Joanna the Apostle
Soon afterwards he went on through cities and villages, proclaiming and bringing the good news of the kingdom of God. The twelve were with him, as well as some women who had been cured of evil spirits and infirmities: Mary, called Magdalene, from whom seven demons had gone out, and Joanna, the wife of Herod’s steward Chuza, and Susanna, and many others, who provided for them out of their resources.
-Luke 8:1-3, (NRSV)
Download the iPhone Daily Bible Study App to read the week-long series about Joanna. We dive into her unique position as a woman of influence in two very different worlds. She was a devout worshiper, a faithful and generous giver, and a woman deeply greatful for her own transformation.
Joanna: Apostle and Disciple of Jesus
Joanna’s name appears in the New Testament two times although most people haven’t heard of her, and if they remember her name, they don’t know much about her story. But we actually know quite a bit considering how buried she has become. She was one of the main disciples of Jesus, the wife of Chuza, Herod’s financial steward and a woman of means and Jewish heritage. She accompanied Jesus during his ministry for at least two years and financially backed much if not most of the disciples cost of living. She was also miraculously cured by Jesus of something dire, although what she suffered from we don’t know. There is a lot to unpack about this buried woman of faith this week. Joanna is one of the most interesting women of the New Testament that many of us haven’t heard of. She was a woman of means, political influence, devotion and perseverance for Jesus, and someone who had access to everything and everywhere yet didn’t quite fit in anywhere.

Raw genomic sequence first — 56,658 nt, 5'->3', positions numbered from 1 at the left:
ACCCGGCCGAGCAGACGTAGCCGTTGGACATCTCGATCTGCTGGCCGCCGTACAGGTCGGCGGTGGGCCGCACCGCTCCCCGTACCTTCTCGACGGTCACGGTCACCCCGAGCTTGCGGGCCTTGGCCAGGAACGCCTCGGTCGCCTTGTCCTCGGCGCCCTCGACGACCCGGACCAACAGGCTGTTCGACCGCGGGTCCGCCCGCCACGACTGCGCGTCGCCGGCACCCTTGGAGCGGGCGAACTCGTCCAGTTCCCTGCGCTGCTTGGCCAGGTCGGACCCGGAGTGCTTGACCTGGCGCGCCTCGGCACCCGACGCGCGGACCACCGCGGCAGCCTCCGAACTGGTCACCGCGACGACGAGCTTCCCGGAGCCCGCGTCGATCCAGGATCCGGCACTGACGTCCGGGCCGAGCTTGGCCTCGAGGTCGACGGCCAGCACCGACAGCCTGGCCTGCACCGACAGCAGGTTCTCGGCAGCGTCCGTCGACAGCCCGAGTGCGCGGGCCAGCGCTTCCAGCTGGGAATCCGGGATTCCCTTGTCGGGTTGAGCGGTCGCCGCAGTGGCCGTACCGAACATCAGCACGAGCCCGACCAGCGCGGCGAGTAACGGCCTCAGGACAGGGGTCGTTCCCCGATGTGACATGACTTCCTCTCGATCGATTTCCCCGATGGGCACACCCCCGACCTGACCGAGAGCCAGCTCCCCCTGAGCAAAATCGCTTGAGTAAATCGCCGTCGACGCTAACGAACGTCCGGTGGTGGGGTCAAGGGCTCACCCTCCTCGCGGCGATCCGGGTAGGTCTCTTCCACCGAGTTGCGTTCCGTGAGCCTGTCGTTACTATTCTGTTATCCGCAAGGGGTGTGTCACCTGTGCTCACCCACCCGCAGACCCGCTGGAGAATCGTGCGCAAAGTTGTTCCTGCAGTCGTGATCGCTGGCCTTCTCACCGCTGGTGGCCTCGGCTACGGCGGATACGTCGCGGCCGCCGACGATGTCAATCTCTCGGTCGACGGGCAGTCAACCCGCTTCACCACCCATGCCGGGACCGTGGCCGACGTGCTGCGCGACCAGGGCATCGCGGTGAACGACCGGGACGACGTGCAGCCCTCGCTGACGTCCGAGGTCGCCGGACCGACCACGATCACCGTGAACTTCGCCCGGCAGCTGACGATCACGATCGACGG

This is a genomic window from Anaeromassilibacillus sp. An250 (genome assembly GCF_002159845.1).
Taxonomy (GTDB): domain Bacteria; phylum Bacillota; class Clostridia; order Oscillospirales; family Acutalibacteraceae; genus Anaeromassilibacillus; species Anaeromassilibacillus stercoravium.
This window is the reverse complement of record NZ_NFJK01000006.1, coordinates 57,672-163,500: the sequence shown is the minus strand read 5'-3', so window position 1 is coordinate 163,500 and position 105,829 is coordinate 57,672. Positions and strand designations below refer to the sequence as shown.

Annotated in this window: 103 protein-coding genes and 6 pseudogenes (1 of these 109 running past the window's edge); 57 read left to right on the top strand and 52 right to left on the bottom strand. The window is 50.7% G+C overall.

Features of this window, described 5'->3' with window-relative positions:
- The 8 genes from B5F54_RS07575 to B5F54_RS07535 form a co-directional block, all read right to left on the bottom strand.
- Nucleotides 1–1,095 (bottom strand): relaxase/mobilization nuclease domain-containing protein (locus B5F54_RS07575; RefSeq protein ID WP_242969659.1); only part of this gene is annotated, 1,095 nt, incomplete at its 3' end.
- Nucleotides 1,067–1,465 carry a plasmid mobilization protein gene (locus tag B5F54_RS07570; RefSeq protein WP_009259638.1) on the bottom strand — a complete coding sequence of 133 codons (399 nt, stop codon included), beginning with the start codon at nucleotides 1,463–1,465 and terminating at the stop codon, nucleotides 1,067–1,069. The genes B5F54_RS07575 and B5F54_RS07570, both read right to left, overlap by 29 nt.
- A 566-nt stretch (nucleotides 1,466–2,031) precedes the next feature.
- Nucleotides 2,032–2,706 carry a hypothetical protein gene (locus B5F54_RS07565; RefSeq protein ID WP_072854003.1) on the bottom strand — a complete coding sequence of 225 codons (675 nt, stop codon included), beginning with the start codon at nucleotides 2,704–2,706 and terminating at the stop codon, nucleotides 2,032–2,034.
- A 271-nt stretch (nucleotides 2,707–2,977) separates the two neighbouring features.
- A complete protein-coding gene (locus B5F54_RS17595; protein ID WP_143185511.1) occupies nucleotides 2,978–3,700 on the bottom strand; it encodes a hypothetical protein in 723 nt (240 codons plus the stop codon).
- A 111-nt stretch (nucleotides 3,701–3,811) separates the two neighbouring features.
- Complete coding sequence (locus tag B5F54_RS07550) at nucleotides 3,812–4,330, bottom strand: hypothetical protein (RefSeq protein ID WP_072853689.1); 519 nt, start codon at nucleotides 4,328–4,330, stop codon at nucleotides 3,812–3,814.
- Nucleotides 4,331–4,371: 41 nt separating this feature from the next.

Many of us grow up in the church not realizing how incredibly influential Jesus’ female disciples were. Many of them gave financially out of their means to support Jesus and the others who had little to no income. Women that were poor gave what they had in skills and physical labor. In Luke 8:1-3 above, we are made aware of a few women who were on the inside circle with Jesus. These female witnesses to Jesus’ ministry were intentionally mentioned by Luke and are recognized for their impact and importance as leaders and providers to the disciples.
Why did Luke Mention Joanna… and Chuza?
It is notable that Joannna is mentioned alongside her husband, Chuza, in Luke 8:1-3. This paring highlights that she was well connected to two different worlds where she would have had influence. Luke could have chosen to highlight this connection for a few different reasons.
First, Joanna becomes the link between Herod and Jesus, which functions to create a sense of suspense for the reader of Luke’s narrative.
Second, as a social elite, a pious Jew, and a woman miraculously healed by Jesus, Joanna’s testimony could reach a diverse audience. Joanna’s status meant those who associated with high society could and should take the movement of the early church seriously. In other words, Luke uses her credentials to underscore the legitimacy of the movement.
Third, On the contrary, it is also possible that Luke highlights her association with the Herodian court to cast her as an outcast, (as was a common theme among them). There is evidence to support that members of the court were despised similar to the way tax collectors were at the time. This perspective gives us a different understanding of the obstacles Joanna would have had to overcome as one of Jesus’ most active supporters and disciples.